Unconsciously or not, the Somerset Gallery, which opened its doors seven years ago, has helped transform Bruton into an expensive and highly desirable celebrity haunt, known, according to your publication of choice, as the ‘Next Chipping Norton ”or“ the new Notting Hill ”.

Father Ubu (1972) by Joan Miró.
Father Ubu (1972) by Joan Miró. Photograph: Daniel Schaefer / Courtesy of Hauser & Wirth

Wirth and his business partner and wife Manuela said they never expected the city to become what it is.

“We live there and some of them appeal to me and some don’t, but it’s out of our control,” he says. “But we put places on the map. What I hope is that the extraordinary cultural heritage of the island will be celebrated as it deserves. The little crafts and the food are amazing. And the island must live up to its reputation as biosphere reserve. “

Wirth and gallery director Mar Rescalvo point out that Menorca has long succeeded in avoiding tourism and development pressures to which its neighbors Mallorca and Ibiza have succumbed, and see no reason for it to do so now.

Rescalvo, originally from Menorca, shakes his head at the suggestion that the island could become another playground for the rich and famous.

“I don’t think this is an elitist project to be honest,” she said. “The prices are democratic – it’s 5 € [£4.30] to take the boat in both directions and entry is free. You can come here, read a book, have a drink in the restaurant and the prices are the same as in the port of Mahón. We offer educational projects for everyone and we collaborate with local organizations open to residents and visitors.

Pons says the new gallery represents “a very significant transformation for the whole city,” adding that Hauser & Wirth’s presence has coincided with the opening of some high-end hotels and galleries in the city.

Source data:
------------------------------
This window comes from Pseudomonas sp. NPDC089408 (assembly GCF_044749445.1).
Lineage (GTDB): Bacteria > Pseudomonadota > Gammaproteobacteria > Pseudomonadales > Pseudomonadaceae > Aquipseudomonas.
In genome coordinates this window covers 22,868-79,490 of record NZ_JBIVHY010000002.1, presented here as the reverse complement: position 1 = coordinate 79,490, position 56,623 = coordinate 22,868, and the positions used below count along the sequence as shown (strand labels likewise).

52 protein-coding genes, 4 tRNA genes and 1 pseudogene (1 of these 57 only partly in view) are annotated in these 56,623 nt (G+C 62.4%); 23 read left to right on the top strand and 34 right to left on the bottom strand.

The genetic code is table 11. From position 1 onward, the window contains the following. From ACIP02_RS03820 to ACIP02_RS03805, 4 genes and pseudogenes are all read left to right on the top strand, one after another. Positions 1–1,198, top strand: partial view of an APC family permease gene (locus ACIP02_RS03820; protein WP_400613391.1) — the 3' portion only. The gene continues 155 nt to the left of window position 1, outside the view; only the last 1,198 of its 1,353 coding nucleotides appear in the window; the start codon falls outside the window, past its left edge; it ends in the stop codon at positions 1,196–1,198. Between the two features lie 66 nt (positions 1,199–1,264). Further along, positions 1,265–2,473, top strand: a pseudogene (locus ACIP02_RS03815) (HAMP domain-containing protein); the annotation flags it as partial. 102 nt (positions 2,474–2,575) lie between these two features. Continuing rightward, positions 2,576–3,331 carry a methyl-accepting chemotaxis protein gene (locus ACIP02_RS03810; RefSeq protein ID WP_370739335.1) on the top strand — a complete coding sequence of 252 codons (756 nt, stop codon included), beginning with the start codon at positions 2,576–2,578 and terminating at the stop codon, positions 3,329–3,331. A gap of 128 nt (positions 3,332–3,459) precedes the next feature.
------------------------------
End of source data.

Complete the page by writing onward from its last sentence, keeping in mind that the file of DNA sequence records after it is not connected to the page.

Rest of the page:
A view of the Hauser &;  Wirth Gallery.
A view of the Hauser & Wirth gallery. Photograph: Daniel Schaefer / Courtesy of Hauser & Wirth

If he is aware of the dangers of gentrification – “I think the impact will be positive but you have to see how things go and if it indirectly generates other problems” – he rejects comparisons with Bruton.

“I think there is a difference between Somerset, where the impact was much stronger, and Mahón,” he says. “In Mahón, we are used to being a tourist destination and we receive a lot of tourists. “

The mayor also bristles, very politely, at suggestions that the new gallery has somehow catapulted Menorca into greater cultural awareness.

“This gallery has by no means arrived in a desert,” says Pons. “We have the oldest opera house in Spain, a world-class opera season, top-notch museums and musical and cultural organizations. The gallery will reinforce all of this – it’s not a lonely thing.

Yes, it would be nice to see more visitors exploring Menorca’s cultural treasures and yes, it would be nice to see more in the windy winter months, Pons says. But, for many Menorcans, the rebirth of Illa del Rei is not limited to art and tourism: “For us, it is about recovering an abandoned heritage and recovering part of our history. “